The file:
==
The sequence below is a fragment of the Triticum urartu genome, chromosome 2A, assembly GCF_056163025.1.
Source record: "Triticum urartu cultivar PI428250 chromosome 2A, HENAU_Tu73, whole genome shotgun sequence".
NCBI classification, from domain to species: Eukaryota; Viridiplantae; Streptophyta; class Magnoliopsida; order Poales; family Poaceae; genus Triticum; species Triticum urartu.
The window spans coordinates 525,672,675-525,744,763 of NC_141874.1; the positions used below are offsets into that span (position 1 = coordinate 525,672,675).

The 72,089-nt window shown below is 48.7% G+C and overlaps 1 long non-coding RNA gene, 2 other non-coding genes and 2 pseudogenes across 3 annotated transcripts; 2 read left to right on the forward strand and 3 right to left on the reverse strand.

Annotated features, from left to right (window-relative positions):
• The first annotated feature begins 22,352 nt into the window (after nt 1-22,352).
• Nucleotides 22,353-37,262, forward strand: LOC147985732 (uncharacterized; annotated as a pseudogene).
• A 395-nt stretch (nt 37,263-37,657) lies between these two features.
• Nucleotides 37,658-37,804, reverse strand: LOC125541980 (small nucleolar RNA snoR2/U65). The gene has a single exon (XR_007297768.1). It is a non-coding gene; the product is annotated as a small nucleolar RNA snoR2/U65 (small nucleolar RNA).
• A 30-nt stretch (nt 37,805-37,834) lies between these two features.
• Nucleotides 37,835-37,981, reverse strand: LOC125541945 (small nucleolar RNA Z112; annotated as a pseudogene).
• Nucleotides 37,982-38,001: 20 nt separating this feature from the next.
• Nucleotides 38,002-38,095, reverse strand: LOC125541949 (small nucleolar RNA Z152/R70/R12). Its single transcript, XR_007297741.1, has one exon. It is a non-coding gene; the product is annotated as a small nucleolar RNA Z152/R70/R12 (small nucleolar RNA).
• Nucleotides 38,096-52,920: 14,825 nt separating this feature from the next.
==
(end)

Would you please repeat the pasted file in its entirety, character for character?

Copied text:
The sequence below is a fragment of the Triticum urartu genome, chromosome 2A, assembly GCF_056163025.1.
Source record: "Triticum urartu cultivar PI428250 chromosome 2A, HENAU_Tu73, whole genome shotgun sequence".
NCBI classification, from domain to species: Eukaryota; Viridiplantae; Streptophyta; class Magnoliopsida; order Poales; family Poaceae; genus Triticum; species Triticum urartu.
The window spans coordinates 525,672,675-525,744,763 of NC_141874.1; the positions used below are offsets into that span (position 1 = coordinate 525,672,675).

The 72,089-nt window shown below is 48.7% G+C and overlaps 1 long non-coding RNA gene, 2 other non-coding genes and 2 pseudogenes across 3 annotated transcripts; 2 read left to right on the forward strand and 3 right to left on the reverse strand.

Annotated features, from left to right (window-relative positions):
• The first annotated feature begins 22,352 nt into the window (after nt 1-22,352).
• Nucleotides 22,353-37,262, forward strand: LOC147985732 (uncharacterized; annotated as a pseudogene).
• A 395-nt stretch (nt 37,263-37,657) lies between these two features.
• Nucleotides 37,658-37,804, reverse strand: LOC125541980 (small nucleolar RNA snoR2/U65). The gene has a single exon (XR_007297768.1). It is a non-coding gene; the product is annotated as a small nucleolar RNA snoR2/U65 (small nucleolar RNA).
• A 30-nt stretch (nt 37,805-37,834) lies between these two features.
• Nucleotides 37,835-37,981, reverse strand: LOC125541945 (small nucleolar RNA Z112; annotated as a pseudogene).
• Nucleotides 37,982-38,001: 20 nt separating this feature from the next.
• Nucleotides 38,002-38,095, reverse strand: LOC125541949 (small nucleolar RNA Z152/R70/R12). Its single transcript, XR_007297741.1, has one exon. It is a non-coding gene; the product is annotated as a small nucleolar RNA Z152/R70/R12 (small nucleolar RNA).
• Nucleotides 38,096-52,920: 14,825 nt separating this feature from the next.